Samuel, Alexander, James, mentioned below.
(II) James, son of Samuel McKee, was born in county Antrim, Ireland, 1829, died at Rensselaer Falls, town of Canton, New York, in May, 1907. He was educated in the schools of his native place, and learned the trade of shoemaking in Ireland. He came to this country in 1849 with his father and was employed at his trade in Rensselaer Falls. During the civil war he made boots and shoes for the govenment. He engaged in business as a retail shoe dealer in Canton, and continued in active life to the time of his death.
In politics he was a Republican and he held the offices of overseer of the poor at one time. He was an active member and for a number of years trustee of the Methodist Episcopal church at Rensselaer Falls.
He married Agnes Forsythe, born in the north of Ireland in 1832, now living at Rensselaer Falls.
1. Mary, born at Heuvelton, married E. J. Stearns, of the Stearns Lumber Company of Hutchinson, Minnesota; children: Max, Gertrude, Marian Spencer, Lydia Lou and Ward.
2. William F., born Rensselaer Falls; a shoemaker at Malone, New York; married Anna Riley; children: Thomas, Harry and Fred.
3. James E., born July 14, 1862; mentioned below.
4. Luella, born Rensselaer Falls, lives with her mother at Rensselaer Falls.
5. Lida, born Rensselaer Falls, married Edgar F. Sneden, of New York City; children: Agnes, Ethel and Kenneth Sneden.
(III) James Edgar, son of James McKee, was born at Rensselaer Falls, Canton, N.Y., July 14, 1862. He received his education in the public schools of his native town and at Gouverneur Wesleyan Seminary, N.Y. He began his business career as clerk in the store of Bell Brothers, jewelers, of Ogdenburg, N.Y., and learned the business throroughly. After six years with that concern he came to Waddington and established himself in the jewelry business in 1894. He has built up a flourishing business, and is reckoned among the leading merchants of the town. He has been a justice of the peace and member of the town board; trustee of the incorporated village of Waddington, and since 1895 has been, by appointment of President Roosevelt, pastmaster of Waddington.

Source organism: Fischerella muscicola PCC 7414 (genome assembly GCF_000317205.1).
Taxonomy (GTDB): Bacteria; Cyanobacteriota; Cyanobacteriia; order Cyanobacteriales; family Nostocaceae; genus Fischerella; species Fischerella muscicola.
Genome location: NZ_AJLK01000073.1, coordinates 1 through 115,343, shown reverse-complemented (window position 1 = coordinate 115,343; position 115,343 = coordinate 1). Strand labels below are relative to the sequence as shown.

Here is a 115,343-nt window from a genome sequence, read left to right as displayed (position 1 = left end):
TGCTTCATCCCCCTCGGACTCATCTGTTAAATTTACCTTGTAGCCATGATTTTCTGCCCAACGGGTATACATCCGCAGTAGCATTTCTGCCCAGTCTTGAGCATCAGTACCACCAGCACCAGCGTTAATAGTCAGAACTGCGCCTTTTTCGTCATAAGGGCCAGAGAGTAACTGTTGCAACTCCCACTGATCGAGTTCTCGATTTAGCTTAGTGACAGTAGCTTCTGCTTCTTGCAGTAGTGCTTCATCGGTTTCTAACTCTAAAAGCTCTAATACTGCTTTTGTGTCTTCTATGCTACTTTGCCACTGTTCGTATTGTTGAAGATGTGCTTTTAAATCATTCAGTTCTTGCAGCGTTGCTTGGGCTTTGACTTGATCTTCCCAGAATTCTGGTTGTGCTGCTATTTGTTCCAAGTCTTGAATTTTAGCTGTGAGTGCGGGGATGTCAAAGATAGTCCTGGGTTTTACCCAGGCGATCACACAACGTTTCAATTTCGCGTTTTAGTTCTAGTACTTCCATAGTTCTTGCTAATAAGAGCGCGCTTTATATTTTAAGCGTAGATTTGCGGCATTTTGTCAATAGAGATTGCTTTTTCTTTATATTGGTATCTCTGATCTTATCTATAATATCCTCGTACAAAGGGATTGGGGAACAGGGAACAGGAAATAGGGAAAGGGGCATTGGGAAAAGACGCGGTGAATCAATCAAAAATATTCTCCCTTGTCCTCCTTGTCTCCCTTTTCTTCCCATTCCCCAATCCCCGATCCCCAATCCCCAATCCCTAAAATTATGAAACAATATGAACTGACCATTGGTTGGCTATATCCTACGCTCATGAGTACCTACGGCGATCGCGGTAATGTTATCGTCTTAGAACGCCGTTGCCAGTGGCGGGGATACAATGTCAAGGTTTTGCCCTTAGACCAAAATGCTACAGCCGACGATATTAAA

He was formerly a member of Ogdensburg Lodge, No. 128, Free and Accepted Masons, and is now of Waddington Lodge, of which he was master for five years; also of Ogdensburg Chapter, Royal Arch Masons. He is a trustee of the Presbyterian church at Waddington, and superintendent of the Sunday school.
He married, June 29, 1893, Mary E. Porteus, of Waddington, daughter of David M. and Mary E. (Scott) Porteus. David M. Porteus was born in Philadelphia, July 23, 1829; married Mary E., born in Waddington, N.Y., June 2, 1832, daughter of Albert, a native of Waddington and Caroline (Erwin) Scott, a native of Brandon, Vermont. Moore Lee Porteus, father of David M., ws born at Enniskillen, county Fermanagh, Ireland, 1797; came to this country at the age of twenty-one, and died Sept. 6, 1889, aged ninety-two years. Rev. William Porteus, father of Moore Lee Porteus, and also a native of the north of Ireland, was the Episcopalian rector at Enniskillen, Ireland. The Porteus family probably came from Scotland to the north of Ireland. We find the family in Peeblesshire in 1595. It belonged to one of the border clans.